The Drought Hasn't Dried Up Tulsa's Water Supply - ABC 33/40 - Birmingham News, Weather, Sports

The Drought Hasn't Dried Up Tulsa's Water Supply

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Water is something we need, so today's rain hit the spot as we are in a major drought situation. Oklahoma City and Bartlesville both have introduced rationing. But what about Tulsa, which supplies most of the community around us?

Lake Yahola is where we get our immediate water from and if you're wondering, Tulsa has enough water to last a year without rain.

Lake Yahola, holds raw water that comes from Lake Eucha, and Spavinaw and Hudson lakes. There is more that comes from Lake Oolagah. It's all part of an elaborate plan.  Right now Lake Eucha is down about 11 feet, but gaining since December, when city leaders decided to halt pumping to conserve water. Now Tulsa is tapped into Lake Hudson, which is full.

Still there is enough water that you don't have to worry for now. But city planners have been told the forecast predicts the drought will continue through spring.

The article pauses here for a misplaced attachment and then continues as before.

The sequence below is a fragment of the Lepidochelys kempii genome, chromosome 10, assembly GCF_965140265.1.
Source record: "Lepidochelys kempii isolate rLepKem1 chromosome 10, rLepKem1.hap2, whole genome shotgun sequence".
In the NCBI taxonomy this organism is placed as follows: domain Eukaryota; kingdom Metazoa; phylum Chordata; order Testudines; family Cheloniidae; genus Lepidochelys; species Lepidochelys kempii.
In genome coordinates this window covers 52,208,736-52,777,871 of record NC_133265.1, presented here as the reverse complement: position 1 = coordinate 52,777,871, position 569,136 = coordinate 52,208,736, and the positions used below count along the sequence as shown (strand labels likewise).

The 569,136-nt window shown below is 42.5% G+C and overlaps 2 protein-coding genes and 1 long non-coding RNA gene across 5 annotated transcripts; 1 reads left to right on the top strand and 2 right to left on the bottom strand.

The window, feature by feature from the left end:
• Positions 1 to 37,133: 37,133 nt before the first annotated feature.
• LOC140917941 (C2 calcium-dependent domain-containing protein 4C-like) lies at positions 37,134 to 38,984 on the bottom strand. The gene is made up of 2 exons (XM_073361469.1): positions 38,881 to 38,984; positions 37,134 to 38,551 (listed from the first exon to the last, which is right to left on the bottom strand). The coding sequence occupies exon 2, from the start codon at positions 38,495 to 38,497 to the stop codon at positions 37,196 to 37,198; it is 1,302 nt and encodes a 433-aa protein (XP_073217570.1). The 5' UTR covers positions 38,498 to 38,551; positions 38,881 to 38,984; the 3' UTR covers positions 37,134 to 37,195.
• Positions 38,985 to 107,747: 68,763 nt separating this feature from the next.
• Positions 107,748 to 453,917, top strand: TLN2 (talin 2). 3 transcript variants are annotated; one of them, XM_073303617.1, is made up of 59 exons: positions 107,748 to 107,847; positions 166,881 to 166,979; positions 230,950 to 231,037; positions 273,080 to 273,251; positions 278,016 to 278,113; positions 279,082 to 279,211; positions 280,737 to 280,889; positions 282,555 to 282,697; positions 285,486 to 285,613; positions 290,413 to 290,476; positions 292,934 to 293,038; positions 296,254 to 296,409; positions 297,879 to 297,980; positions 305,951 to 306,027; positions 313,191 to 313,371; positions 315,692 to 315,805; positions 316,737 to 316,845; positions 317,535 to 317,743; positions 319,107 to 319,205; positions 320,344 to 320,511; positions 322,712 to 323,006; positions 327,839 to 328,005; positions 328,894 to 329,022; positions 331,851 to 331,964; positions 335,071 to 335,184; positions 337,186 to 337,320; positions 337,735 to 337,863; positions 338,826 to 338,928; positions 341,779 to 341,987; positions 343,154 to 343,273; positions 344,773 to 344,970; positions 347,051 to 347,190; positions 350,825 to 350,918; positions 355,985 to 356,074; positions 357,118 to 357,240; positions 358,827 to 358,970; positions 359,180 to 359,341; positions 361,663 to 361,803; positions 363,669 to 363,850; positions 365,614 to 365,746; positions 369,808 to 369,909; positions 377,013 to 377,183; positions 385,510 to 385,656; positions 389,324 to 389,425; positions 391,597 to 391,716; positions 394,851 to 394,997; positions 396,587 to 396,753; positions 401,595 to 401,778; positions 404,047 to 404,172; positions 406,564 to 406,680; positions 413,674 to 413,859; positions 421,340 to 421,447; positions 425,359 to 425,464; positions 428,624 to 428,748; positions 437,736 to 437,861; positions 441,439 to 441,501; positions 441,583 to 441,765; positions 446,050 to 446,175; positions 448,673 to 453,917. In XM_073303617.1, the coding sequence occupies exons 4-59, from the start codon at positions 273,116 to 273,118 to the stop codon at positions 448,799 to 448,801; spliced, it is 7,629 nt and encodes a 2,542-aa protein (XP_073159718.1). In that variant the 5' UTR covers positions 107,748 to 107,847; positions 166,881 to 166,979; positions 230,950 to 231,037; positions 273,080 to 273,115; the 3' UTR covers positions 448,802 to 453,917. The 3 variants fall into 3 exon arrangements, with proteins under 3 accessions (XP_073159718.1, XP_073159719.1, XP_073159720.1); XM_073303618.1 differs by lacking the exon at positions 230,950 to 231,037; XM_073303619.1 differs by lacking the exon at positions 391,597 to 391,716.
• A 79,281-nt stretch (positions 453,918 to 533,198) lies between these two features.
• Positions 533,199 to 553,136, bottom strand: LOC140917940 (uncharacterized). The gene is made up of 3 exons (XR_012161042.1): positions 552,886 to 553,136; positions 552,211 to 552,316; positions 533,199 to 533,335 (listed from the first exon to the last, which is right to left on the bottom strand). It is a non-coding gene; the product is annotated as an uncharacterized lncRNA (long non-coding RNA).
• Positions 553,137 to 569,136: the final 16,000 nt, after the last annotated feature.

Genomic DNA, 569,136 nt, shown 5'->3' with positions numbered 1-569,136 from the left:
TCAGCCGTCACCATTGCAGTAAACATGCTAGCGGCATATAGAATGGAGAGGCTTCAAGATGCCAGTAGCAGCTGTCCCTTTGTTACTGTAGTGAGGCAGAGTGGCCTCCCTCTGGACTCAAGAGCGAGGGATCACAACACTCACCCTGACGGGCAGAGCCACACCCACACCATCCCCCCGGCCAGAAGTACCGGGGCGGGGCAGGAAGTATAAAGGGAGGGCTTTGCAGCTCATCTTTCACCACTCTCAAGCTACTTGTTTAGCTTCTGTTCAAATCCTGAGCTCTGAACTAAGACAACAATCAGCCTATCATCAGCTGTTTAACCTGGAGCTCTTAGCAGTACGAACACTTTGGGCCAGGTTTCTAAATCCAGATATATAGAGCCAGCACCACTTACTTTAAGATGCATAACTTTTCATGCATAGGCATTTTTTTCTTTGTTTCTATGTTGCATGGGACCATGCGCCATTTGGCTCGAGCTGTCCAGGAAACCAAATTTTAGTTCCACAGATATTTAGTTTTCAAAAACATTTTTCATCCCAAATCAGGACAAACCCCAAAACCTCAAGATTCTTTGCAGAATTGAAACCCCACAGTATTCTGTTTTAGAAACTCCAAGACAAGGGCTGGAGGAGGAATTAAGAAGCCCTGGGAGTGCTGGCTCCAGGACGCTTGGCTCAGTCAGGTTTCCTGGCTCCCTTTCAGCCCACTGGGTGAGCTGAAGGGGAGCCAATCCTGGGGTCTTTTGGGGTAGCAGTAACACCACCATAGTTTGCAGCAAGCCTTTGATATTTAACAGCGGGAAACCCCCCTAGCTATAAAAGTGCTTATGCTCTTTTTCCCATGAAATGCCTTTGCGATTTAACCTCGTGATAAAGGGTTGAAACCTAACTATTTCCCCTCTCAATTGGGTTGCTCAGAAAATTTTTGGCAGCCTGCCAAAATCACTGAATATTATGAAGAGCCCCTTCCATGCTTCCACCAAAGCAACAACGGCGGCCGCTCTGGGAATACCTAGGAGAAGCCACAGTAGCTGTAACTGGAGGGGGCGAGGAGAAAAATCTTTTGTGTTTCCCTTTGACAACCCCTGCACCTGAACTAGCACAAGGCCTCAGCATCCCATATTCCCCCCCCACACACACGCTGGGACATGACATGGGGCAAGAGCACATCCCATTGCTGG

If that happens, Tulsa could be asked to conserve water. As it warms, communities use more water. The problem for Tulsa has been not being able to treat the water, fast enough for the demand.

"If we should go through the fall and spring with minimal rain, depending on where we stand, with levels in the summer, we may look at voluntary or involuntary rationing. But there are a lot of factors that go into the decision to ration," said Clay Edwards, who directs water usage for the City of Tulsa.

To make sure Tulsa water standards are up to where they should be we all experienced a rate increase last year and we could see another in 2013.

Tulsa is also in the process of securing more water, from The Grand River Dam Authority and the Hudson Lake.

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